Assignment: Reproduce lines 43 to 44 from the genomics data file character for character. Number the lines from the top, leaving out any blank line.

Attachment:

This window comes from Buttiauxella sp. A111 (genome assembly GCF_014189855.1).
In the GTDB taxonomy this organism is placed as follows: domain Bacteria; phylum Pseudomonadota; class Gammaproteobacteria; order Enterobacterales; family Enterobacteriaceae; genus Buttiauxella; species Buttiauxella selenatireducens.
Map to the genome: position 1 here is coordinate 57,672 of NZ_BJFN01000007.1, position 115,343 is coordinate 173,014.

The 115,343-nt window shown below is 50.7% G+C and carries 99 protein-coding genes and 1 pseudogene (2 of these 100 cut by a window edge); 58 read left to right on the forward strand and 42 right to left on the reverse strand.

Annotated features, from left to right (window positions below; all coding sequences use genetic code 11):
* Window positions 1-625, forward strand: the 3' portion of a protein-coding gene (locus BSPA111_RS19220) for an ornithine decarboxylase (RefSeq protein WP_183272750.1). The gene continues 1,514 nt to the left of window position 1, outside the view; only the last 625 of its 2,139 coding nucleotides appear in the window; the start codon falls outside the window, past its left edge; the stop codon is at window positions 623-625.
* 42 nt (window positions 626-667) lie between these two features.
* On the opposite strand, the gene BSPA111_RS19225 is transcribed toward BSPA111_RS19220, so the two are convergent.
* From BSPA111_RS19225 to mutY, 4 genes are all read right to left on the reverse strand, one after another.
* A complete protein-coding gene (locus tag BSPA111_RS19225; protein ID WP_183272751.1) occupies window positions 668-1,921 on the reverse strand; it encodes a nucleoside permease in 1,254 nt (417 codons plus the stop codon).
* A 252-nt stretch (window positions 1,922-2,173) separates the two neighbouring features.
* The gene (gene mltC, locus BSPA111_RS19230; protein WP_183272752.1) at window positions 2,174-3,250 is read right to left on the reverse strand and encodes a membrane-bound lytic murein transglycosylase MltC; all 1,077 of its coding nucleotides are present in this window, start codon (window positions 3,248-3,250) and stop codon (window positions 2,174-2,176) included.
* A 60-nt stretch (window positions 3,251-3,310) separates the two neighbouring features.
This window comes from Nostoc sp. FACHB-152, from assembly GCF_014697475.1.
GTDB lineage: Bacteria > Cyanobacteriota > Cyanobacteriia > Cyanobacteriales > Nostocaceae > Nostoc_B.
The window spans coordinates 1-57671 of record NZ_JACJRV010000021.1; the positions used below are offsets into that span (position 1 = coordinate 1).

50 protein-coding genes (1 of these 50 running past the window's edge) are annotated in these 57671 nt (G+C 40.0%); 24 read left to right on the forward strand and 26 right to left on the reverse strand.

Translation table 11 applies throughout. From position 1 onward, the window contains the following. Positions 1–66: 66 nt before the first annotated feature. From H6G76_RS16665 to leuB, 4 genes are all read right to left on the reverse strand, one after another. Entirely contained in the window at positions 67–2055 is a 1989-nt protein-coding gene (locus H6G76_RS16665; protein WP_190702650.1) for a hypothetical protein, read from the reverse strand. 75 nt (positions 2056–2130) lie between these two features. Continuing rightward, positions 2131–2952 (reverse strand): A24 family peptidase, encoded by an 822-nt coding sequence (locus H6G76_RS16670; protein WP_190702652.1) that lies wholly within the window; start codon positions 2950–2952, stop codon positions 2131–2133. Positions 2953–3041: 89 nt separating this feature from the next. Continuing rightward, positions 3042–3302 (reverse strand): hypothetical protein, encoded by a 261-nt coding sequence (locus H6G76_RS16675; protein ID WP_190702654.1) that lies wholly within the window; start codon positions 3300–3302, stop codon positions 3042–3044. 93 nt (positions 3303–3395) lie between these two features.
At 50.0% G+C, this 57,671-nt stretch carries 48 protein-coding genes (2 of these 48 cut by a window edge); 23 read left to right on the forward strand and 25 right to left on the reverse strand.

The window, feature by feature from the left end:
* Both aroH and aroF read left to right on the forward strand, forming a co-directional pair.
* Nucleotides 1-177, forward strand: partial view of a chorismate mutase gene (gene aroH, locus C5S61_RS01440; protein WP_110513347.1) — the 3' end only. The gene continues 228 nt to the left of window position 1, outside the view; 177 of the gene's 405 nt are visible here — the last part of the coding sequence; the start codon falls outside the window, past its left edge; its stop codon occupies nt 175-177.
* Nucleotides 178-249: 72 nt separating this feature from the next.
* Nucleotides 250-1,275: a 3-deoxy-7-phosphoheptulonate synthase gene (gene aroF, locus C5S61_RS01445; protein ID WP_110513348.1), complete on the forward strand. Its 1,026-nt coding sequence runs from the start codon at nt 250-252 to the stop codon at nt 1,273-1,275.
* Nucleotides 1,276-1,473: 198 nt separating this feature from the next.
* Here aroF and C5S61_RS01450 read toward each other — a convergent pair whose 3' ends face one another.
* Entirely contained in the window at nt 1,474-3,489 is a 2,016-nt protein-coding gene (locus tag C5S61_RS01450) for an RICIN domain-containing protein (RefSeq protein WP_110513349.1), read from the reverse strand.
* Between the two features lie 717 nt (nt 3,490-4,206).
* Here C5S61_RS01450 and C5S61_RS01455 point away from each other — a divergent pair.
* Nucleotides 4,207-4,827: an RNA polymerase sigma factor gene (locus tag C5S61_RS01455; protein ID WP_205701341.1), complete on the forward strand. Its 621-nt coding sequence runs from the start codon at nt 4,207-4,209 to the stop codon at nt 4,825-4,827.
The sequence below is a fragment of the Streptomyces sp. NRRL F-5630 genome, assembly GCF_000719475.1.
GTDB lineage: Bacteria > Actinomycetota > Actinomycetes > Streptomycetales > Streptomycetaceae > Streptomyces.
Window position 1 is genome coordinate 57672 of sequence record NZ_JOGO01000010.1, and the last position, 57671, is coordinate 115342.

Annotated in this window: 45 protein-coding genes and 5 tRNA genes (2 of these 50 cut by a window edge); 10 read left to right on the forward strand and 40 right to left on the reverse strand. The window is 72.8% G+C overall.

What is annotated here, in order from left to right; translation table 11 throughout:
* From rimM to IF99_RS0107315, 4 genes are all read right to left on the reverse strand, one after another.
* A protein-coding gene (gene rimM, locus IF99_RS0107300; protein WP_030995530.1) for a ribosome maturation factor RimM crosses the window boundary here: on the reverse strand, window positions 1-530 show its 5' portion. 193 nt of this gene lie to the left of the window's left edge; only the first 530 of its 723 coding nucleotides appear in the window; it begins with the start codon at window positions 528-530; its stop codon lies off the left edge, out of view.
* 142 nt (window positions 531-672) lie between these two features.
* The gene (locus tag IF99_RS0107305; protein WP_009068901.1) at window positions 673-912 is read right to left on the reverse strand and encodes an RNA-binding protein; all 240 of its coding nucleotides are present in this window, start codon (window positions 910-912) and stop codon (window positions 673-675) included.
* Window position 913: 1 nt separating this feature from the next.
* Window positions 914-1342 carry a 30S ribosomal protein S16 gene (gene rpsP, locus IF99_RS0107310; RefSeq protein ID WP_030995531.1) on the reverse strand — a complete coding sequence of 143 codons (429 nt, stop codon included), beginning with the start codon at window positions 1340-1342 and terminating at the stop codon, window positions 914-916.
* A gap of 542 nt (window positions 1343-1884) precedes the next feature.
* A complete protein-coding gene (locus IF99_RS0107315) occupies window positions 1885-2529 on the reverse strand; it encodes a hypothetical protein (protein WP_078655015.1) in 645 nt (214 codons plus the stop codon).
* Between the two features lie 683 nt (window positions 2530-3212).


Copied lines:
* A complete protein-coding gene (locus IF99_RS0107315) occupies window positions 1885-2529 on the reverse strand; it encodes a hypothetical protein (protein WP_078655015.1) in 645 nt (214 codons plus the stop codon).
* Between the two features lie 683 nt (window positions 2530-3212).